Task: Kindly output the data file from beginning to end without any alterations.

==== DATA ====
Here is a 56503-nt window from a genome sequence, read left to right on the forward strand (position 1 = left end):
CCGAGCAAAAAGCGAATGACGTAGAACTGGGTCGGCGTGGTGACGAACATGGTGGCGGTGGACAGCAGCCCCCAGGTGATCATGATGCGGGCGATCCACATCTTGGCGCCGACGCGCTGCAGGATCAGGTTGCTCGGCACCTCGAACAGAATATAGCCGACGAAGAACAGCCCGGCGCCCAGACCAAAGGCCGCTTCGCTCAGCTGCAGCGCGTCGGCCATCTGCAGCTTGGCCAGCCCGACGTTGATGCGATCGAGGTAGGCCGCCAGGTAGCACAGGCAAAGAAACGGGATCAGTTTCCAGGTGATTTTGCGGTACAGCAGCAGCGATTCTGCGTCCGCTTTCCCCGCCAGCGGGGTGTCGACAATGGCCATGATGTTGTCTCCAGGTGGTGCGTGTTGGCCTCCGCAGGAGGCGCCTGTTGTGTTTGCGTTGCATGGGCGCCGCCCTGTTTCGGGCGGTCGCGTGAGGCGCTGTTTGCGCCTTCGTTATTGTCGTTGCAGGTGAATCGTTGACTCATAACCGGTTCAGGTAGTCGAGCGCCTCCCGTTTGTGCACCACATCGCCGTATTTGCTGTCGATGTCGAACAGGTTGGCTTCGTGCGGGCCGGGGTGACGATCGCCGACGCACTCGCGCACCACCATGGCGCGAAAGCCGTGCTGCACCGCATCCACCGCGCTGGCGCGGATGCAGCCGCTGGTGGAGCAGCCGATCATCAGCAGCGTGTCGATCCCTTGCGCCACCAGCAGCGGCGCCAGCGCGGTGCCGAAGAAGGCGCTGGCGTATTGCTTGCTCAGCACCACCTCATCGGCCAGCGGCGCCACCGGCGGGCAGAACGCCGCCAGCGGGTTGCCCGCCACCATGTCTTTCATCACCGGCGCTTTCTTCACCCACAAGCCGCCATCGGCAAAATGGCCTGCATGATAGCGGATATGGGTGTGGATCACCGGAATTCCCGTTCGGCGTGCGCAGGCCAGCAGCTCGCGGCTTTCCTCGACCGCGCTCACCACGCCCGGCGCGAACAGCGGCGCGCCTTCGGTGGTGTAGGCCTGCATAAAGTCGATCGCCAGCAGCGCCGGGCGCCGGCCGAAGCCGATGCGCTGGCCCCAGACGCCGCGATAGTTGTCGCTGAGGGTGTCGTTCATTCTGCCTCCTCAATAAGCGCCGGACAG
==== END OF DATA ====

Here is a 56503-nt window from a genome sequence, read left to right on the forward strand (position 1 = left end):
CCGAGCAAAAAGCGAATGACGTAGAACTGGGTCGGCGTGGTGACGAACATGGTGGCGGTGGACAGCAGCCCCCAGGTGATCATGATGCGGGCGATCCACATCTTGGCGCCGACGCGCTGCAGGATCAGGTTGCTCGGCACCTCGAACAGAATATAGCCGACGAAGAACAGCCCGGCGCCCAGACCAAAGGCCGCTTCGCTCAGCTGCAGCGCGTCGGCCATCTGCAGCTTGGCCAGCCCGACGTTGATGCGATCGAGGTAGGCCGCCAGGTAGCACAGGCAAAGAAACGGGATCAGTTTCCAGGTGATTTTGCGGTACAGCAGCAGCGATTCTGCGTCCGCTTTCCCCGCCAGCGGGGTGTCGACAATGGCCATGATGTTGTCTCCAGGTGGTGCGTGTTGGCCTCCGCAGGAGGCGCCTGTTGTGTTTGCGTTGCATGGGCGCCGCCCTGTTTCGGGCGGTCGCGTGAGGCGCTGTTTGCGCCTTCGTTATTGTCGTTGCAGGTGAATCGTTGACTCATAACCGGTTCAGGTAGTCGAGCGCCTCCCGTTTGTGCACCACATCGCCGTATTTGCTGTCGATGTCGAACAGGTTGGCTTCGTGCGGGCCGGGGTGACGATCGCCGACGCACTCGCGCACCACCATGGCGCGAAAGCCGTGCTGCACCGCATCCACCGCGCTGGCGCGGATGCAGCCGCTGGTGGAGCAGCCGATCATCAGCAGCGTGTCGATCCCTTGCGCCACCAGCAGCGGCGCCAGCGCGGTGCCGAAGAAGGCGCTGGCGTATTGCTTGCTCAGCACCACCTCATCGGCCAGCGGCGCCACCGGCGGGCAGAACGCCGCCAGCGGGTTGCCCGCCACCATGTCTTTCATCACCGGCGCTTTCTTCACCCACAAGCCGCCATCGGCAAAATGGCCTGCATGATAGCGGATATGGGTGTGGATCACCGGAATTCCCGTTCGGCGTGCGCAGGCCAGCAGCTCGCGGCTTTCCTCGACCGCGCTCACCACGCCCGGCGCGAACAGCGGCGCGCCTTCGGTGGTGTAGGCCTGCATAAAGTCGATCGCCAGCAGCGCCGGGCGCCGGCCGAAGCCGATGCGCTGGCCCCAGACGCCGCGATAGTTGTCGCTGAGGGTGTCGTTCATTCTGCCTCCTCAATAAGCGCCGGACAG